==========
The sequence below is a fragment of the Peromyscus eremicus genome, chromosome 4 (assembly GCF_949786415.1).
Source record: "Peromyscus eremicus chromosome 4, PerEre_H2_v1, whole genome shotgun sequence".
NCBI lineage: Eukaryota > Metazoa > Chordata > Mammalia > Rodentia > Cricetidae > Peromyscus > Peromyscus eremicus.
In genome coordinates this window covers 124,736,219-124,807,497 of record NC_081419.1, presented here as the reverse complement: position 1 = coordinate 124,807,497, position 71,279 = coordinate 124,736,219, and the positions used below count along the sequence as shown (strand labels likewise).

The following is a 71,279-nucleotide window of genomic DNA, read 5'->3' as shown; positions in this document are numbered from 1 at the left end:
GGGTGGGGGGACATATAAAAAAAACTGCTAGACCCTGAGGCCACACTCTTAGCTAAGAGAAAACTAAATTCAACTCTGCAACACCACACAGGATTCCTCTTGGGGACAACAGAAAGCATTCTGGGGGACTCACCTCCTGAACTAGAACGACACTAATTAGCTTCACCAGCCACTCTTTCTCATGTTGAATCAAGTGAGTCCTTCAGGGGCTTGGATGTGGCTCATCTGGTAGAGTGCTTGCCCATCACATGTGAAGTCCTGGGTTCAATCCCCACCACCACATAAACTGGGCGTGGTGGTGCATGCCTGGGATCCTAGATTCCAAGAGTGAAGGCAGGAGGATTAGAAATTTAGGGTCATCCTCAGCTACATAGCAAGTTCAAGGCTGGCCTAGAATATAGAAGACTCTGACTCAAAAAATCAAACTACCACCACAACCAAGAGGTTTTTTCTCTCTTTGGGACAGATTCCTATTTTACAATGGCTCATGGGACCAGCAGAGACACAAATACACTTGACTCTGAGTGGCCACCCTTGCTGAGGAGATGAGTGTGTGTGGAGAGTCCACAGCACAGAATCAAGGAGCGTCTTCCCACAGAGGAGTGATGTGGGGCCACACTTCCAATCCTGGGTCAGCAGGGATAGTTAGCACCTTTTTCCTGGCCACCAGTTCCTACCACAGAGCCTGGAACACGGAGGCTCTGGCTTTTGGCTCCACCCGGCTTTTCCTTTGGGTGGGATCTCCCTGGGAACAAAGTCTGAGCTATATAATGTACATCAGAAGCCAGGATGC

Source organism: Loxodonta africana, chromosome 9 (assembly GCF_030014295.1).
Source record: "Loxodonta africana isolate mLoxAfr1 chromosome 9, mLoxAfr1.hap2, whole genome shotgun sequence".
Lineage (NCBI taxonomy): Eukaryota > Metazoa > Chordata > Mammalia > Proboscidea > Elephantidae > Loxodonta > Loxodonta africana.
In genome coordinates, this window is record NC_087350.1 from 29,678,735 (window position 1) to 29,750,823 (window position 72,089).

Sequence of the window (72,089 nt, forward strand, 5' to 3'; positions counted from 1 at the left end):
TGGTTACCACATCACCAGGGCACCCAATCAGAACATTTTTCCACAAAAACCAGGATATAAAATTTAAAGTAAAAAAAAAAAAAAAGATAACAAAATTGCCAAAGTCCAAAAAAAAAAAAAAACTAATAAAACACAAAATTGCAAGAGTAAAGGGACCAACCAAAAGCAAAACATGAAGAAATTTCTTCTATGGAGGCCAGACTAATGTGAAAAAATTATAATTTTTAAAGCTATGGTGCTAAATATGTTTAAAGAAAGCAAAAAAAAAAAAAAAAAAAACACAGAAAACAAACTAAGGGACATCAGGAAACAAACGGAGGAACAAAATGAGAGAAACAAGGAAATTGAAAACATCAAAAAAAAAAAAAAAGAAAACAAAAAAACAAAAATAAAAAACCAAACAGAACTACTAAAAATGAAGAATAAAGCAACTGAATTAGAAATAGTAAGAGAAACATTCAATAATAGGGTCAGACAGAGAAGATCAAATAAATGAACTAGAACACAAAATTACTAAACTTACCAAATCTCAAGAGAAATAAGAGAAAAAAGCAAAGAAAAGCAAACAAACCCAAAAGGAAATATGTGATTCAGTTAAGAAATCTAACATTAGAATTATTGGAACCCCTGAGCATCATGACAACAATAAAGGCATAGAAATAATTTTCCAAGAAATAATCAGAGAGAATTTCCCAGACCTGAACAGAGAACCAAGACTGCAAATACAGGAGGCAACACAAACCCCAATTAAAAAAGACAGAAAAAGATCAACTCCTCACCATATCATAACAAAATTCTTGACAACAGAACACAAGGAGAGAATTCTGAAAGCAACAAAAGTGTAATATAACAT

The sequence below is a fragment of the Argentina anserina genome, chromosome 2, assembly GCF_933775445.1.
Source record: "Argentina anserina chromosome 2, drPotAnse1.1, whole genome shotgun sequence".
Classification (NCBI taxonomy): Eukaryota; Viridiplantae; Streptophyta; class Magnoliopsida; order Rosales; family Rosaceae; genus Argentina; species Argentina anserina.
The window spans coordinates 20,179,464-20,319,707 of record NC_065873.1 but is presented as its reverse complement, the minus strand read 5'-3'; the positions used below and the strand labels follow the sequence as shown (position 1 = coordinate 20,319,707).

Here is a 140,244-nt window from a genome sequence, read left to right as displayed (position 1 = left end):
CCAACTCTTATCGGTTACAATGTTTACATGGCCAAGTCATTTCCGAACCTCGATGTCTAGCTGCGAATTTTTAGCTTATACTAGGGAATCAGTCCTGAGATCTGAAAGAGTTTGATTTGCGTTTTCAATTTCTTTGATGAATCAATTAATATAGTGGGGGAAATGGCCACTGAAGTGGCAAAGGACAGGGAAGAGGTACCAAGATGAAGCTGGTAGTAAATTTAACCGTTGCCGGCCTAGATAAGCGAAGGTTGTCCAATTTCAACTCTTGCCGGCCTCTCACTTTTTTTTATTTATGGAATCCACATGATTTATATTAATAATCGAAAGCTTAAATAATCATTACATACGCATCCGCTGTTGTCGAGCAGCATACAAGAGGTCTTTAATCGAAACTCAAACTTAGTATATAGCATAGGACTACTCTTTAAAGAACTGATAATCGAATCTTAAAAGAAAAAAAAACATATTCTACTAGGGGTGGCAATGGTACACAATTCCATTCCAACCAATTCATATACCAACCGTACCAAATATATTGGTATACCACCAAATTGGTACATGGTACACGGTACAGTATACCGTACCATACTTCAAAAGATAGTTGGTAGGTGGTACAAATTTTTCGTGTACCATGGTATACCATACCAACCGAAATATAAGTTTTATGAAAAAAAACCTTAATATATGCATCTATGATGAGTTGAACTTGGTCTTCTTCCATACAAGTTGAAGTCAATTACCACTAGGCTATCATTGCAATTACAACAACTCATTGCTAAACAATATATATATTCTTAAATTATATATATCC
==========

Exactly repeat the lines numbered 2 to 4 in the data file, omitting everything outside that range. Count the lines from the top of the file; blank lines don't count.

Source record: "Peromyscus eremicus chromosome 4, PerEre_H2_v1, whole genome shotgun sequence".
NCBI lineage: Eukaryota > Metazoa > Chordata > Mammalia > Rodentia > Cricetidae > Peromyscus > Peromyscus eremicus.
In genome coordinates this window covers 124,736,219-124,807,497 of record NC_081419.1, presented here as the reverse complement: position 1 = coordinate 124,807,497, position 71,279 = coordinate 124,736,219, and the positions used below count along the sequence as shown (strand labels likewise).